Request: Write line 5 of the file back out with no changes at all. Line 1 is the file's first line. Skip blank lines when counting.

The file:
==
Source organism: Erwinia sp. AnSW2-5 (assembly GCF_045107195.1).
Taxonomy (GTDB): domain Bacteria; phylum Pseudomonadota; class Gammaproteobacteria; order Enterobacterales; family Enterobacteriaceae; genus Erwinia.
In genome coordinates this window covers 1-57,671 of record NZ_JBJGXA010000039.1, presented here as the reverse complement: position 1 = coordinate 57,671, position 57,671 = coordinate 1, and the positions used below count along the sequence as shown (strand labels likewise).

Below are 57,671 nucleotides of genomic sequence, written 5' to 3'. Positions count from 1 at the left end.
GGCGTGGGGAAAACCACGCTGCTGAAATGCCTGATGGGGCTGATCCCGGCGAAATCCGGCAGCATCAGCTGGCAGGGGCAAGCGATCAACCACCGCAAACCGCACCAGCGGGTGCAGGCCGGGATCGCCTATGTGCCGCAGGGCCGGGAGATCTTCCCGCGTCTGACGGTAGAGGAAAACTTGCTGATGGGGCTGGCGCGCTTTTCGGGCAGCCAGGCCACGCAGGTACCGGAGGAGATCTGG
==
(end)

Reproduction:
GGCGTGGGGAAAACCACGCTGCTGAAATGCCTGATGGGGCTGATCCCGGCGAAATCCGGCAGCATCAGCTGGCAGGGGCAAGCGATCAACCACCGCAAACCGCACCAGCGGGTGCAGGCCGGGATCGCCTATGTGCCGCAGGGCCGGGAGATCTTCCCGCGTCTGACGGTAGAGGAAAACTTGCTGATGGGGCTGGCGCGCTTTTCGGGCAGCCAGGCCACGCAGGTACCGGAGGAGATCTGG